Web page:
Tetrachloroethylene and its daughter-products represent a group of contaminations which are frequently found at sites with industrial activities, such as metal processing, electrotechnical and pharmaceutical industries as well as dry cleaning of clothing and the production of colours, paints and laquers.
Due to their toxicity and persistence under natural conditions “denser-than-water” non aqueous phase liquids are substantial threats to the subsurface environment as well as the surface ecosystems including human beings. During the last two decades a number of technical solutions has been presented to enhance the situation of contaminated areas. One of the more recently established concepts are permeable reactive barriers.
Permeable reactive barriers are passive in site treatment zones containing a reactive material suitable to remove the contamination from the groundwater. They are installed downgradient from the pollution source perpendicular to the groundwater flow direction to immobilise or degrade the dissolved pollutants in the groundwater as it flows through.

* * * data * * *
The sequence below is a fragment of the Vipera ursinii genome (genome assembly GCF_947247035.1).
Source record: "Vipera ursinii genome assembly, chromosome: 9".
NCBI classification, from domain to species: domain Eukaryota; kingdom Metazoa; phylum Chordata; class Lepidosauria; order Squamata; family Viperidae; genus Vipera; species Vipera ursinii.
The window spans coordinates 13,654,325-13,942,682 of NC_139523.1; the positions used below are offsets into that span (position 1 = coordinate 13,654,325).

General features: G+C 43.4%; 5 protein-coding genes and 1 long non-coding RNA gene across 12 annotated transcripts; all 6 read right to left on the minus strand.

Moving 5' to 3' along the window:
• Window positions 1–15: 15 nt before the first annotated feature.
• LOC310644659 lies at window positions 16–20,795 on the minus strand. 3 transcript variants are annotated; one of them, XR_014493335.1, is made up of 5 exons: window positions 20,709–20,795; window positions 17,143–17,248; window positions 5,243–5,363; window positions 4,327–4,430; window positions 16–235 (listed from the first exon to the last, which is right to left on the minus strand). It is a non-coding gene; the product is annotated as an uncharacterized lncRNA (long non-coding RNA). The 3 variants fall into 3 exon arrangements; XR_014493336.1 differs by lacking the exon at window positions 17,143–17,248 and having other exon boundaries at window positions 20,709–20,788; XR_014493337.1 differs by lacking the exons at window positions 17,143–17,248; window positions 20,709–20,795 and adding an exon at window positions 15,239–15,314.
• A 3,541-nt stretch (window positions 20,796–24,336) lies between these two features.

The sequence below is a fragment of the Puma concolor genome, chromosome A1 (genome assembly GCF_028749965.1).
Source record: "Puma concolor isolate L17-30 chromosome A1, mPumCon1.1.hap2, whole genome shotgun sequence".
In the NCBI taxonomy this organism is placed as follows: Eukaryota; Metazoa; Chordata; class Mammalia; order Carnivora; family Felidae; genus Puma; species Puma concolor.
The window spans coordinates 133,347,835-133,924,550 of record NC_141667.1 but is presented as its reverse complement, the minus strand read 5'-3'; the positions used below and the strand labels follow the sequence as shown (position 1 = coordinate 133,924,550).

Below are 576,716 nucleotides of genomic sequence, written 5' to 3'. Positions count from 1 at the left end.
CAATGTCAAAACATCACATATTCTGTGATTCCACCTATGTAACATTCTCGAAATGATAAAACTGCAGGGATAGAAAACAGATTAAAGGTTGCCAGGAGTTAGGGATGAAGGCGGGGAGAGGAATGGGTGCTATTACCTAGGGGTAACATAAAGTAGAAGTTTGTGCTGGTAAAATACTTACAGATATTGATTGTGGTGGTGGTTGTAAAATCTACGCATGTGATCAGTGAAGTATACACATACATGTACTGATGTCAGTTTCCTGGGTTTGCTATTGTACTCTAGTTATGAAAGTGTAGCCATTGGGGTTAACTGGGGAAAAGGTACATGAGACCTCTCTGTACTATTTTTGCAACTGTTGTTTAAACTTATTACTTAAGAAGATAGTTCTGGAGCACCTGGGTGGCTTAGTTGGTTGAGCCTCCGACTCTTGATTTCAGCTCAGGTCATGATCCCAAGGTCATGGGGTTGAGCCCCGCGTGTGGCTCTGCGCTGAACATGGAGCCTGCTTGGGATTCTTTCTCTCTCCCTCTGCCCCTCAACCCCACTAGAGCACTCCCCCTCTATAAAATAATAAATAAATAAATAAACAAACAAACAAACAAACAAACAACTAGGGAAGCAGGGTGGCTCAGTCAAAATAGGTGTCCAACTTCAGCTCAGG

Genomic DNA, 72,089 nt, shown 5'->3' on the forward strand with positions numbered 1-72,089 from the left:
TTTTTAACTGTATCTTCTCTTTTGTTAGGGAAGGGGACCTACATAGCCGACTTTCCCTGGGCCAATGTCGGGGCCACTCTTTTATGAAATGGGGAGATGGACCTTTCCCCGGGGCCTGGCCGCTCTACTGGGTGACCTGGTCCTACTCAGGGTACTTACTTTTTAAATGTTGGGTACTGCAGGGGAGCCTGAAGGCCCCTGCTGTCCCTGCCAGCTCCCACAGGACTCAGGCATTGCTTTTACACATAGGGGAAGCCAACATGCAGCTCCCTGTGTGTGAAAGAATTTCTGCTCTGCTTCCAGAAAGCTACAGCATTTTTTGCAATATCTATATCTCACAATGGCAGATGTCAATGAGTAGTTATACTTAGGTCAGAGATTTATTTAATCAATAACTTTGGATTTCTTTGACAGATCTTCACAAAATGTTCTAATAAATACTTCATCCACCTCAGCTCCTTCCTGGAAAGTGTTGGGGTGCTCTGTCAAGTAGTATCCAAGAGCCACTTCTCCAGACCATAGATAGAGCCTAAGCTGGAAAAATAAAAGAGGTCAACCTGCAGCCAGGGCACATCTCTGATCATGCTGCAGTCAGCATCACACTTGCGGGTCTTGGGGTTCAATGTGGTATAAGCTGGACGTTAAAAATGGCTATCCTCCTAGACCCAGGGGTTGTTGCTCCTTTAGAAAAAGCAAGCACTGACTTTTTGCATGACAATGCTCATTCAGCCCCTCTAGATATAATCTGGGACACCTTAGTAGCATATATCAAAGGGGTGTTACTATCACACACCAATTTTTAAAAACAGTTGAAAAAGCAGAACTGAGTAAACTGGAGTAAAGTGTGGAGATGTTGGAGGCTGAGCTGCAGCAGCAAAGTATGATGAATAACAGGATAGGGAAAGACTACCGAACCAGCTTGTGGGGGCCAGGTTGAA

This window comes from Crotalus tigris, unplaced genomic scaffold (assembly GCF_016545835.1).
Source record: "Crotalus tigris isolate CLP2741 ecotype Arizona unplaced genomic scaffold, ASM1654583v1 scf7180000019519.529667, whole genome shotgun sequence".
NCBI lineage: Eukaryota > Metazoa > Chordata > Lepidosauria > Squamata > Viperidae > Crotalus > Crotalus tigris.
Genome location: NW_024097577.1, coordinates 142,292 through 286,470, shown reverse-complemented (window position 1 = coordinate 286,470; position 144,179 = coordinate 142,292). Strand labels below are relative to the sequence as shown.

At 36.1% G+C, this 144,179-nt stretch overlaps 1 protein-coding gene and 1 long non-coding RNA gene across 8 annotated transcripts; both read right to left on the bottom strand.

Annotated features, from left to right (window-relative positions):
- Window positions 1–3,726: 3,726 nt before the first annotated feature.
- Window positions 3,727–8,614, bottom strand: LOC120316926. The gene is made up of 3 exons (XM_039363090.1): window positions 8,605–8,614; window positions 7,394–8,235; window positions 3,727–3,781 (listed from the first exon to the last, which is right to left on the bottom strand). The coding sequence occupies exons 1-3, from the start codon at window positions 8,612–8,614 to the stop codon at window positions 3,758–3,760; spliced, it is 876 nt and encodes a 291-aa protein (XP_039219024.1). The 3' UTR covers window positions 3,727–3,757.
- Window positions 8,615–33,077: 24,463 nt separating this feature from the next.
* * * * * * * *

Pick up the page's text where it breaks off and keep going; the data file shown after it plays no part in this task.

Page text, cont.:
This project was organised in two main parts. The first part assessed seven different iron powders in batch experiments to determine the most efficient powder in terms of degradation velocity. The second part of the study employed this powder in a column experiment using different mixing ratios with sand to evaluate its performance under simulated subsurface conditions in a permeable reactive barrier.
The aim of this experiment was to obtain a more detailed description of the behaviour and performance of the selected material. In the batch experiment the most promissing iron powder produced a half-life of tetrachloroethylene of 2.36 h. The column study demonstrated that cis-dichloroethylene has the longest half-life compared to tetrachlorethylene and trichloroethylene with 1.65 h. Having the longest half-life of all chloroethylenes included in this investigation the cis-dichloroethylene concentration will determine the dimensioning of a permeable barrier for remediation purposes.
Author: Rodenhäuser, Jens